Andrea Malandrino

 Mechanical Plasticity in Extracellular Matrices. Does it matter? 

Abstract: In this talk I will focus on the mechanics and dynamics of extracellular matrix-like materials, such as soft hydrogels, when subjected to cellular forces. In particular, the talk will focus on the cell-dependent remodelling of fibrous biopolymers, such as fibrin and collagen, and the connection to classical mechanical theories, such as viscoplasticity. I will present a range of experimental in vitro systems (microfluidic cultures, microtissues, single cells) and modelling techniques (discrete and continuum) based on high resolution imaging data that we have used to study such aspects. The talk will also extend to non-fibrous matrix-like polymers, such as alginate-gelatine copolymers, relevant as bioinks for tissue engineering, and the colonisation strategies by cells that occur therein and their relationship to matrix plasticity.

Biosketch: Andrea Malandrino is Serra Hunter Tenure-Track associate professor (from 09/2020) at the Department of Materials Science and Engineering, at the Technical University of Catalonia (UPC), within the Biomaterials, Biomechanics and Tissue Engineering Group. He currently holds a visiting researcher position at FAU Erlangen-Nürnberg, Germany.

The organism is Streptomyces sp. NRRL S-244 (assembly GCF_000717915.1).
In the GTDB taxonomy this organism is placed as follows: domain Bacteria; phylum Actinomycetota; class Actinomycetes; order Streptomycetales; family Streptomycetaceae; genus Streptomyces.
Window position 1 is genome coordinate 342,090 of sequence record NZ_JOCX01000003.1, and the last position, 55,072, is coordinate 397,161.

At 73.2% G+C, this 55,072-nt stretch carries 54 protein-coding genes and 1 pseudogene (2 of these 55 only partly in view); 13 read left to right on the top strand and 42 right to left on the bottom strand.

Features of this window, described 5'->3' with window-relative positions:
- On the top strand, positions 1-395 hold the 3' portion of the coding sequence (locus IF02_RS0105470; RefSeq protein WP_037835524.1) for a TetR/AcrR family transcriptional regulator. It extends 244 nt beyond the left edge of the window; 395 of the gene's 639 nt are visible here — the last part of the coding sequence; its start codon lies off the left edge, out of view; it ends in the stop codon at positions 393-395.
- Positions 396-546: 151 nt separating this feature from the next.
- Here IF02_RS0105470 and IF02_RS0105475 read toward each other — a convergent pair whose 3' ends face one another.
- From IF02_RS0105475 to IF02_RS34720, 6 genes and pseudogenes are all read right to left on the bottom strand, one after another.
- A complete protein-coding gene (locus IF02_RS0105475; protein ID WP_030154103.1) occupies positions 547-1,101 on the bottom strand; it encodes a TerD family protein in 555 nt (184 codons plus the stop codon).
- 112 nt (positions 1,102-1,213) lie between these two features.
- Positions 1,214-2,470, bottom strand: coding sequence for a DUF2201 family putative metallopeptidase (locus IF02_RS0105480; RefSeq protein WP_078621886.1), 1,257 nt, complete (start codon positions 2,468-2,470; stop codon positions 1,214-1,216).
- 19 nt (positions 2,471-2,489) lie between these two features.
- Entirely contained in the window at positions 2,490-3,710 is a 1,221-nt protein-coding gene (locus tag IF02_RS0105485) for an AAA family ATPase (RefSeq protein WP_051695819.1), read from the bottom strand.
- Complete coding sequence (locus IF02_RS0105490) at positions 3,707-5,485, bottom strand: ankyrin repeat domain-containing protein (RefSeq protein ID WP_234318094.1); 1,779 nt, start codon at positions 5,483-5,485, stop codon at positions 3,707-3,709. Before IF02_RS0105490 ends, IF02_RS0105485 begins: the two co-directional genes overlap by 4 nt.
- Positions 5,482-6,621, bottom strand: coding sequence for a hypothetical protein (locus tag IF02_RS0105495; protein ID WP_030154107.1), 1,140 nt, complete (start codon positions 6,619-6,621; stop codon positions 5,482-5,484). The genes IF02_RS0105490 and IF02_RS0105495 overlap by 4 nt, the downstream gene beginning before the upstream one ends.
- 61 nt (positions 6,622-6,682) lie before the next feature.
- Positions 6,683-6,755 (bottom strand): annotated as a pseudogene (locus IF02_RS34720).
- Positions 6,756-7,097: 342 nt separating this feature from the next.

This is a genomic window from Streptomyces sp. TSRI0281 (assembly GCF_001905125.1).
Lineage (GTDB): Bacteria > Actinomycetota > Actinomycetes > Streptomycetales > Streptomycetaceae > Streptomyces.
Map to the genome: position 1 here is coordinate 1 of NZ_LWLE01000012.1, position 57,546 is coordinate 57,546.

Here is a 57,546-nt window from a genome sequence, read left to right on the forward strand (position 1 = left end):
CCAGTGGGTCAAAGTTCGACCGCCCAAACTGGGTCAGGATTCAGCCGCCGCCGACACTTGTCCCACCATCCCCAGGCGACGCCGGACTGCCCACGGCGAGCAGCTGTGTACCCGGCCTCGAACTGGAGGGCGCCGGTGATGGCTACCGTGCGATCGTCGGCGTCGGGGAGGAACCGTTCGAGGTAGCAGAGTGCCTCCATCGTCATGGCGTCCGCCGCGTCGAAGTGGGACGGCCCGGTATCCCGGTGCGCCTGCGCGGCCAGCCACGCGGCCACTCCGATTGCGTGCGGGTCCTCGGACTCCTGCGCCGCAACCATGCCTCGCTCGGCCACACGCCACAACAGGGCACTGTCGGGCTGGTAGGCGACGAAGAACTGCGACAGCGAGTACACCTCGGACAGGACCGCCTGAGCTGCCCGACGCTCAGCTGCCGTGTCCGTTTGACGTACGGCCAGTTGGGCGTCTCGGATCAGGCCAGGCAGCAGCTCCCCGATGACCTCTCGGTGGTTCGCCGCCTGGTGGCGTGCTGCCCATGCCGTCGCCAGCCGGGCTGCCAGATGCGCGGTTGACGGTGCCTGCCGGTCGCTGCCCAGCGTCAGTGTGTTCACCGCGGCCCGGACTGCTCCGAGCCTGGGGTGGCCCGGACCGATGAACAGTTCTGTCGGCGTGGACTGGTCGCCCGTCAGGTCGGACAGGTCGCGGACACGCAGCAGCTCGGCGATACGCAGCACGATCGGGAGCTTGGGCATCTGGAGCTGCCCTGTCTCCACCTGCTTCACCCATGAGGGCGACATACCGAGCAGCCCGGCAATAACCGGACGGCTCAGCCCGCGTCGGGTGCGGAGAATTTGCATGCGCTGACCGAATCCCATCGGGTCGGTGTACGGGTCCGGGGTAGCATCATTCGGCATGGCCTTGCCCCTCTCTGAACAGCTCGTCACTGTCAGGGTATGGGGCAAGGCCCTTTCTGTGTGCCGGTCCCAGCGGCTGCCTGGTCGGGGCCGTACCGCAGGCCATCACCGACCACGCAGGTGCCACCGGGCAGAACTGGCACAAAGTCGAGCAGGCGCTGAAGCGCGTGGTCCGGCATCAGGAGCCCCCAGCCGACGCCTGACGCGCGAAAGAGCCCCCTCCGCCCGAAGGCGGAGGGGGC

Dr. Malandrino got his MsC in Mechanical Engineering in Bologna (Italy), and his PhD in Biomedical Engineering at UPC Barcelona, and the Institute for Bioengineering of Catalonia (IBEC). He was a Marie Skłodowska-Curie Postdoctoral fellow at the Massachusetts Institute of Technology (MIT) jointly with IBEC (2014-2017), and more recently at the European Molecular Biology Laboratory (EMBL, 2017-2020).

General research interests include tissue and cell biomechanics and mechanobiology, especially focusing on the dynamics of extracellular matrices. Recent works have included vascularized microphysiological 3D platforms (e.g. using microfluidics) for modeling disease aspects, and for investigating biomechanical aspects and patterning in organogenesis. His research combines both experimental and computational/theoretical approaches.